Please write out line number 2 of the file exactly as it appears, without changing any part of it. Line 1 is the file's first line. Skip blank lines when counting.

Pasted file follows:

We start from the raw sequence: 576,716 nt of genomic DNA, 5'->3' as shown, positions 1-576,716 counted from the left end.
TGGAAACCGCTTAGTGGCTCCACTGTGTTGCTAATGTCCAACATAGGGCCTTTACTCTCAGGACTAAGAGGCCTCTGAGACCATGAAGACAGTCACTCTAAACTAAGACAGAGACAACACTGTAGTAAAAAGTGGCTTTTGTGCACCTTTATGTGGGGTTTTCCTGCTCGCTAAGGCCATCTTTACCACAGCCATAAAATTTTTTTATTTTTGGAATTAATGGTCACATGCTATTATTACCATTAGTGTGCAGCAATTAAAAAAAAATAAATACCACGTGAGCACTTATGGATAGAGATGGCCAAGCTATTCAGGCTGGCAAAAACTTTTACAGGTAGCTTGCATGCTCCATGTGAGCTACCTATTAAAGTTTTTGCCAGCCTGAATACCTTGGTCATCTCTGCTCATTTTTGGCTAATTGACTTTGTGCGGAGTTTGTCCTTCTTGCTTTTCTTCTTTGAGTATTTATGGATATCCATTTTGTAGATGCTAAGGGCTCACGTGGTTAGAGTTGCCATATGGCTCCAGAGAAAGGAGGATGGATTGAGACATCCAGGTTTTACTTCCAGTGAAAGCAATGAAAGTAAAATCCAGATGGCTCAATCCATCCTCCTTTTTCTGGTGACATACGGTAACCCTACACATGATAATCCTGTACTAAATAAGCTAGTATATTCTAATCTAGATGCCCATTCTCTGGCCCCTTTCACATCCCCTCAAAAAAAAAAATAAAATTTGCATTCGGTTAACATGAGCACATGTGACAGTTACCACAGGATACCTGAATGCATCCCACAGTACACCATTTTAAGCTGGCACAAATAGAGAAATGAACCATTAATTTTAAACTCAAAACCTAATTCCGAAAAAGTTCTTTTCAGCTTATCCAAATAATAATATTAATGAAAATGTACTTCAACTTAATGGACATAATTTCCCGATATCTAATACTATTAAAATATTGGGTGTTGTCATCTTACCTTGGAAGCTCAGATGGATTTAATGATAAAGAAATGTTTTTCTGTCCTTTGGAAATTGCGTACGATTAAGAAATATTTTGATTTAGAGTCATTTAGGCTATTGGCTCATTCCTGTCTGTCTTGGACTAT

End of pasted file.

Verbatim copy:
TGGAAACCGCTTAGTGGCTCCACTGTGTTGCTAATGTCCAACATAGGGCCTTTACTCTCAGGACTAAGAGGCCTCTGAGACCATGAAGACAGTCACTCTAAACTAAGACAGAGACAACACTGTAGTAAAAAGTGGCTTTTGTGCACCTTTATGTGGGGTTTTCCTGCTCGCTAAGGCCATCTTTACCACAGCCATAAAATTTTTTTATTTTTGGAATTAATGGTCACATGCTATTATTACCATTAGTGTGCAGCAATTAAAAAAAAATAAATACCACGTGAGCACTTATGGATAGAGATGGCCAAGCTATTCAGGCTGGCAAAAACTTTTACAGGTAGCTTGCATGCTCCATGTGAGCTACCTATTAAAGTTTTTGCCAGCCTGAATACCTTGGTCATCTCTGCTCATTTTTGGCTAATTGACTTTGTGCGGAGTTTGTCCTTCTTGCTTTTCTTCTTTGAGTATTTATGGATATCCATTTTGTAGATGCTAAGGGCTCACGTGGTTAGAGTTGCCATATGGCTCCAGAGAAAGGAGGATGGATTGAGACATCCAGGTTTTACTTCCAGTGAAAGCAATGAAAGTAAAATCCAGATGGCTCAATCCATCCTCCTTTTTCTGGTGACATACGGTAACCCTACACATGATAATCCTGTACTAAATAAGCTAGTATATTCTAATCTAGATGCCCATTCTCTGGCCCCTTTCACATCCCCTCAAAAAAAAAAATAAAATTTGCATTCGGTTAACATGAGCACATGTGACAGTTACCACAGGATACCTGAATGCATCCCACAGTACACCATTTTAAGCTGGCACAAATAGAGAAATGAACCATTAATTTTAAACTCAAAACCTAATTCCGAAAAAGTTCTTTTCAGCTTATCCAAATAATAATATTAATGAAAATGTACTTCAACTTAATGGACATAATTTCCCGATATCTAATACTATTAAAATATTGGGTGTTGTCATCTTACCTTGGAAGCTCAGATGGATTTAATGATAAAGAAATGTTTTTCTGTCCTTTGGAAATTGCGTACGATTAAGAAATATTTTGATTTAGAGTCATTTAGGCTATTGGCTCATTCCTGTCTGTCTTGGACTAT